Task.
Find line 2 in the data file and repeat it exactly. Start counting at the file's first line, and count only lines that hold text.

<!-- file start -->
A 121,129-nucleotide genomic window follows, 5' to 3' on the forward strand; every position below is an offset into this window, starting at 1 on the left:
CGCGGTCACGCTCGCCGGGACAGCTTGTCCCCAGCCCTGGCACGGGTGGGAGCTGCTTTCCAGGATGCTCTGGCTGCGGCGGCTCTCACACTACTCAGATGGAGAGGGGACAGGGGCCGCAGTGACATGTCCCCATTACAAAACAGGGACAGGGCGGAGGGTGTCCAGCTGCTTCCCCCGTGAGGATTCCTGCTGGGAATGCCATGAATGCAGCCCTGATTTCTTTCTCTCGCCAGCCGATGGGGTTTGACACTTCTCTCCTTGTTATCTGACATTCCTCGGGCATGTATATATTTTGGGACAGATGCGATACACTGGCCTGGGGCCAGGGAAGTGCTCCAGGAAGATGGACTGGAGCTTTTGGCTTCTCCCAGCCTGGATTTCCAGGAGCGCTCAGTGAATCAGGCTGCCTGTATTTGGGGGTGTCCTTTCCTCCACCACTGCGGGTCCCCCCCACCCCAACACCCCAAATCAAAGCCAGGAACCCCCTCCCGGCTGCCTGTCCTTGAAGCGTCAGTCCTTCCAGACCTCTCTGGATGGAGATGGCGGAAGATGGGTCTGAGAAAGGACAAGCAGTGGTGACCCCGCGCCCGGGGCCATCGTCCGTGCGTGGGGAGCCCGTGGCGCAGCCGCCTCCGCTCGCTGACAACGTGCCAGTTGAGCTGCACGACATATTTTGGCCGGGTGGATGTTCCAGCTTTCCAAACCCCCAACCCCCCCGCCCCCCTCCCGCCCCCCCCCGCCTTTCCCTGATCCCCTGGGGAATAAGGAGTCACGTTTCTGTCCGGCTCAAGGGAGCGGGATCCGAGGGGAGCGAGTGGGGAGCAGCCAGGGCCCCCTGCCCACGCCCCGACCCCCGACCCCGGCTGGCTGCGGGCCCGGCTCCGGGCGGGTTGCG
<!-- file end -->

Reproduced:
CGCGGTCACGCTCGCCGGGACAGCTTGTCCCCAGCCCTGGCACGGGTGGGAGCTGCTTTCCAGGATGCTCTGGCTGCGGCGGCTCTCACACTACTCAGATGGAGAGGGGACAGGGGCCGCAGTGACATGTCCCCATTACAAAACAGGGACAGGGCGGAGGGTGTCCAGCTGCTTCCCCCGTGAGGATTCCTGCTGGGAATGCCATGAATGCAGCCCTGATTTCTTTCTCTCGCCAGCCGATGGGGTTTGACACTTCTCTCCTTGTTATCTGACATTCCTCGGGCATGTATATATTTTGGGACAGATGCGATACACTGGCCTGGGGCCAGGGAAGTGCTCCAGGAAGATGGACTGGAGCTTTTGGCTTCTCCCAGCCTGGATTTCCAGGAGCGCTCAGTGAATCAGGCTGCCTGTATTTGGGGGTGTCCTTTCCTCCACCACTGCGGGTCCCCCCCACCCCAACACCCCAAATCAAAGCCAGGAACCCCCTCCCGGCTGCCTGTCCTTGAAGCGTCAGTCCTTCCAGACCTCTCTGGATGGAGATGGCGGAAGATGGGTCTGAGAAAGGACAAGCAGTGGTGACCCCGCGCCCGGGGCCATCGTCCGTGCGTGGGGAGCCCGTGGCGCAGCCGCCTCCGCTCGCTGACAACGTGCCAGTTGAGCTGCACGACATATTTTGGCCGGGTGGATGTTCCAGCTTTCCAAACCCCCAACCCCCCCGCCCCCCTCCCGCCCCCCCCCGCCTTTCCCTGATCCCCTGGGGAATAAGGAGTCACGTTTCTGTCCGGCTCAAGGGAGCGGGATCCGAGGGGAGCGAGTGGGGAGCAGCCAGGGCCCCCTGCCCACGCCCCGACCCCCGACCCCGGCTGGCTGCGGGCCCGGCTCCGGGCGGGTTGCG